Facebook has tentatively concluded that spammers masquerading as a digital marketing company were behind the massive security breach revealed last month, and not hackers working for a nation-state, the Wall Street Journal reported late Wednesday.
Facebook has been investigating the hack, which it calls the biggest security breach in its history, since its discovery on Sept. 25. The social network originally suspected as many as 50 million user accounts were affected but now believes it compromised the personal information for 29 million users, including phone numbers and email addresses.
The breach stemmed from a vulnerability in Facebook's "view as" feature, which lets people see what their profiles look like to other people. Attackers exploited code associated with the feature that allowed them to steal "access tokens" that could be used to take over people's accounts. The attackers also used a technique that let them steal access tokens from the friends of the accounts they already controlled, expanding their reach.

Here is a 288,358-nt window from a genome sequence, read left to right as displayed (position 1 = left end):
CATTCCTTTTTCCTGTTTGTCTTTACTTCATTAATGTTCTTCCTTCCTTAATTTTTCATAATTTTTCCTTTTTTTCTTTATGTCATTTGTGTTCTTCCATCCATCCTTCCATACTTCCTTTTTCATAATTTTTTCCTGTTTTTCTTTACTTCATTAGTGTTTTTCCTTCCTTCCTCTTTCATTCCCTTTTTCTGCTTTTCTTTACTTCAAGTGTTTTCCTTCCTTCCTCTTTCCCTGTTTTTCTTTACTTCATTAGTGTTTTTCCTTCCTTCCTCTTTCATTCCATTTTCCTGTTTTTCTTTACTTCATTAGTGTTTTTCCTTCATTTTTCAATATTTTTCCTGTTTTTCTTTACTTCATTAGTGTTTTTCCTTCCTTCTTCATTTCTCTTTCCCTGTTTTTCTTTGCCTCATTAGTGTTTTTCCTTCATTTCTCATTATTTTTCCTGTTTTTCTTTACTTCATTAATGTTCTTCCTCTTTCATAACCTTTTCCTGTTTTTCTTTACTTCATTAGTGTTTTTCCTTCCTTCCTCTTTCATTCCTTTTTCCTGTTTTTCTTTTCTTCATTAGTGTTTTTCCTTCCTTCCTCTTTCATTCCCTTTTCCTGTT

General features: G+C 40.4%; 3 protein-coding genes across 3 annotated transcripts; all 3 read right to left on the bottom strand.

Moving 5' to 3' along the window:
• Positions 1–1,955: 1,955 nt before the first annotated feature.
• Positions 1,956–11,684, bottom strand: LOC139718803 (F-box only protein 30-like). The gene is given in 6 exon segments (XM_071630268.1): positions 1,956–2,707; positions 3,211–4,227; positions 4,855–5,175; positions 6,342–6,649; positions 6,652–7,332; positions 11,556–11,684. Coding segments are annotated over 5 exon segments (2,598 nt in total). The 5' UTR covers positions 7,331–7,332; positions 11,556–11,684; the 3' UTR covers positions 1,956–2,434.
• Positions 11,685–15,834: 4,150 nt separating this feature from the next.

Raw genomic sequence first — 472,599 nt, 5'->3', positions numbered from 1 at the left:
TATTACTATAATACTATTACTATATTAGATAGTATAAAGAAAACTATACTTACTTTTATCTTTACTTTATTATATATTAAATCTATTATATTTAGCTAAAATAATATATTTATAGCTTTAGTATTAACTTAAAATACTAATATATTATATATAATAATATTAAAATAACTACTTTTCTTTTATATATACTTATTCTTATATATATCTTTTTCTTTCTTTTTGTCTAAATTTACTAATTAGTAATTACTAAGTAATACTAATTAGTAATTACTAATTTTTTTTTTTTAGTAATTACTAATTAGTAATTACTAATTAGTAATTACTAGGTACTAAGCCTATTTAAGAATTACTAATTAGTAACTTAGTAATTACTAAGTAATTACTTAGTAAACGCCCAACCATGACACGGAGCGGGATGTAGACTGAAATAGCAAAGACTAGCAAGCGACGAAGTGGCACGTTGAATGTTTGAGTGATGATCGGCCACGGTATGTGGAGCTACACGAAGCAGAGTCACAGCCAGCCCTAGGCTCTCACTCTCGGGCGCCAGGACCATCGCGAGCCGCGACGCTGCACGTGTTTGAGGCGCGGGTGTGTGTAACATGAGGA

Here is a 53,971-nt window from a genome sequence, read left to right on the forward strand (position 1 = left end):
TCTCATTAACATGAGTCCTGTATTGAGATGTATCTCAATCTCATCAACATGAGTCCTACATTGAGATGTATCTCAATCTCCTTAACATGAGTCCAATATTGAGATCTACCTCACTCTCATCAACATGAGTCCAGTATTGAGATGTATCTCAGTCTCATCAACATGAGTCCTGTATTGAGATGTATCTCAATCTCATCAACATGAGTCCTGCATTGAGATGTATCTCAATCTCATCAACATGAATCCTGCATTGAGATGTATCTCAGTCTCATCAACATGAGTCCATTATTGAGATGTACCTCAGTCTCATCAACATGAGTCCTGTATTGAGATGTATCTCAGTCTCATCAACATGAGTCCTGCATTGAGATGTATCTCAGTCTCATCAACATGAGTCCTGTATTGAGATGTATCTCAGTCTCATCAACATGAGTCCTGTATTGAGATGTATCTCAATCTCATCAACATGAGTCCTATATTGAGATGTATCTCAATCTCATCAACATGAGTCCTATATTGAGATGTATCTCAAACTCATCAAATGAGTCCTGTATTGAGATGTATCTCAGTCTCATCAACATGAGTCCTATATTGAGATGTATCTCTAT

Facebook has said it's working with the FBI, which asked it not to discuss who might be behind the attack or whether they were targeting anyone in particular. But it's also said there's no reason to believe the breach was related to the upcoming US midterm elections.
The company declined to comment on the hack Wednesday, reiterating comments made Friday by Guy Rosen, Facebook vice president of product management.
"We are cooperating with the FBI on this matter," Guy said. "The FBI is actively investigating and have asked us not to discuss who may be behind this attack."
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